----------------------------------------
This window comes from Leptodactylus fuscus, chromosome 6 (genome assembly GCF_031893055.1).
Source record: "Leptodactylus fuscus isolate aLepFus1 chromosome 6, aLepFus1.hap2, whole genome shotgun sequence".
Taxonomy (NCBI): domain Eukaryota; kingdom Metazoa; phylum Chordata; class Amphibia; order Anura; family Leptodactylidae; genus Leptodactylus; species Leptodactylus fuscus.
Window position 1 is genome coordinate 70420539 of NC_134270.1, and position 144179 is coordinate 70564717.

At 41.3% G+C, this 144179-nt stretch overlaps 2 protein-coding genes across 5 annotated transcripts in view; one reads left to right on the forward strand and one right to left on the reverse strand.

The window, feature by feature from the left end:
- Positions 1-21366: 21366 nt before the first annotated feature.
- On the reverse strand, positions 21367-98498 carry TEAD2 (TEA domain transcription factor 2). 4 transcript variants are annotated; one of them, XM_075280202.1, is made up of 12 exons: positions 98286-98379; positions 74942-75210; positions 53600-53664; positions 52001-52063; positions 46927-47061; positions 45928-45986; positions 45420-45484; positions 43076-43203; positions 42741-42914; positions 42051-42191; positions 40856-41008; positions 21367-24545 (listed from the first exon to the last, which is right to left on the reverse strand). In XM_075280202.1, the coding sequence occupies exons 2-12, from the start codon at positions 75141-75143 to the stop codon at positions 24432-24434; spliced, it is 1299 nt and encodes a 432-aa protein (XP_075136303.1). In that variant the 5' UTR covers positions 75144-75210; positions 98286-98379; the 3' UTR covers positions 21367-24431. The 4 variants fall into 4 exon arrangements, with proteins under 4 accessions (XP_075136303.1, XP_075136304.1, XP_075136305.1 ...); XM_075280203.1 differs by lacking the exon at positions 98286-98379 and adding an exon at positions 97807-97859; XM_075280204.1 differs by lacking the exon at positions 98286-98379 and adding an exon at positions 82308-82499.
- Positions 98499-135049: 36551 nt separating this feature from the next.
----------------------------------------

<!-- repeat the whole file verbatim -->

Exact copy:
This window comes from Leptodactylus fuscus, chromosome 6 (genome assembly GCF_031893055.1).
Source record: "Leptodactylus fuscus isolate aLepFus1 chromosome 6, aLepFus1.hap2, whole genome shotgun sequence".
Taxonomy (NCBI): domain Eukaryota; kingdom Metazoa; phylum Chordata; class Amphibia; order Anura; family Leptodactylidae; genus Leptodactylus; species Leptodactylus fuscus.
Window position 1 is genome coordinate 70420539 of NC_134270.1, and position 144179 is coordinate 70564717.

At 41.3% G+C, this 144179-nt stretch overlaps 2 protein-coding genes across 5 annotated transcripts in view; one reads left to right on the forward strand and one right to left on the reverse strand.

The window, feature by feature from the left end:
- Positions 1-21366: 21366 nt before the first annotated feature.
- On the reverse strand, positions 21367-98498 carry TEAD2 (TEA domain transcription factor 2). 4 transcript variants are annotated; one of them, XM_075280202.1, is made up of 12 exons: positions 98286-98379; positions 74942-75210; positions 53600-53664; positions 52001-52063; positions 46927-47061; positions 45928-45986; positions 45420-45484; positions 43076-43203; positions 42741-42914; positions 42051-42191; positions 40856-41008; positions 21367-24545 (listed from the first exon to the last, which is right to left on the reverse strand). In XM_075280202.1, the coding sequence occupies exons 2-12, from the start codon at positions 75141-75143 to the stop codon at positions 24432-24434; spliced, it is 1299 nt and encodes a 432-aa protein (XP_075136303.1). In that variant the 5' UTR covers positions 75144-75210; positions 98286-98379; the 3' UTR covers positions 21367-24431. The 4 variants fall into 4 exon arrangements, with proteins under 4 accessions (XP_075136303.1, XP_075136304.1, XP_075136305.1 ...); XM_075280203.1 differs by lacking the exon at positions 98286-98379 and adding an exon at positions 97807-97859; XM_075280204.1 differs by lacking the exon at positions 98286-98379 and adding an exon at positions 82308-82499.
- Positions 98499-135049: 36551 nt separating this feature from the next.